Mobili aplikacija

Travel around Kaunas Lagoon with a personal audio guide!

Padalių ferry


What is the most exciting way of crossing a river? Don't answer until you try this cable ferry solely driven by the river current. This type of ferry is a unique one operating in the Baltic States.  Travellers visiting Kernavė from May till November, going in Kaišiadorys direction via Čiobiškis, have an excellent opportunity to make their journey unforgettable. This place is specifically recommended for cyclists.

A ferry that can take two cars aboard at the point of confluence of theNeris and Muse rivers has become a very convenient way for local people to shorten the trip from Kernavė to Kaišaidorys. And those who try this type of transport for the first time get very impressed.  Enthusiasts of history and experts in technical heritage say that this place receives undeservedly little attention from travellers. Once you try it, you will definitely feel having found an object which is far from mass tourism. A ferry without an engine is particularly exciting for kids. And a slow trip across the river helps adults wash all worries away while watching the river flow.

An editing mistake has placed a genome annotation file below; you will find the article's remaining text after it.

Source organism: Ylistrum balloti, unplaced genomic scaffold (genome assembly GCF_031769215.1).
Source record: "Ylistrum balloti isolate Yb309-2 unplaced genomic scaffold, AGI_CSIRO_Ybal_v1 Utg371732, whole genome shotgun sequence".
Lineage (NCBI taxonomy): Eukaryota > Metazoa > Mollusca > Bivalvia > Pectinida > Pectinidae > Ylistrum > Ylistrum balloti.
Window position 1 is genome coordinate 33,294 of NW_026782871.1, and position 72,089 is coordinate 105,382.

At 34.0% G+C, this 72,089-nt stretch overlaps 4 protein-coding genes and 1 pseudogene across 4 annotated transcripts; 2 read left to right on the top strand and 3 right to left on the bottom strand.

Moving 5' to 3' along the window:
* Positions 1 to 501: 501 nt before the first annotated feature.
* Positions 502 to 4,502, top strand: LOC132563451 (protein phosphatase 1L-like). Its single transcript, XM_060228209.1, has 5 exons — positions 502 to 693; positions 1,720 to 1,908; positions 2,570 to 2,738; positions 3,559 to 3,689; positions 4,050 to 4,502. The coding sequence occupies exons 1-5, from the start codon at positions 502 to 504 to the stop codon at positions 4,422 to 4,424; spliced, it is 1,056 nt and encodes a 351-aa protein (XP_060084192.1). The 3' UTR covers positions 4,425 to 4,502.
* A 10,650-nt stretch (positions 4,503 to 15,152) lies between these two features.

This place does not attract many tourists. So, there is a strong probability for you to be the only passenger to be carried by Gediminas Dzeventauskas, a third-generation ferryman patiently waiting for passengers on the shore. Local people call him a "captain" to show their respect. You can chat with him about the wind, intensity of the river current, the water level, and ferry's speed. Maybe you will get the chance to hear a story about his grandfather, who once took a risk and invested borrowed money into this "business", which was later passed into the possession of the communal farm or "Kolkhoz" (as well as any other type of bigger property owned by village people in those days). After Lithuania gained its independence in 1900, the ferry accidentally returned to Dzeventauskas family, when "captain's" father bought it.  The Captain and his family gave up a comfortable life in the city for the sake of this legacy.

Historians know about the oldest Neris crossing in this place, which dates to 1831. It is associated with General AdomasDeziderisChlopovskis, one of the leaders of the uprising against the Russian Czar, and his army. A small piece of trivia: the legendary heroine EmilijaPliaterytėfought in his regiment. After they lost the fight in 1863, the rebels burned the ferry while retreating. In 1912, a bridge was built under the initiative of the Czar authority but later burned by Russian troops during the First World War. A new bridge was built by Germans in 1916, but after much wear and tear, the bridge was dismantled and the ferry connection between Neris shores was established.


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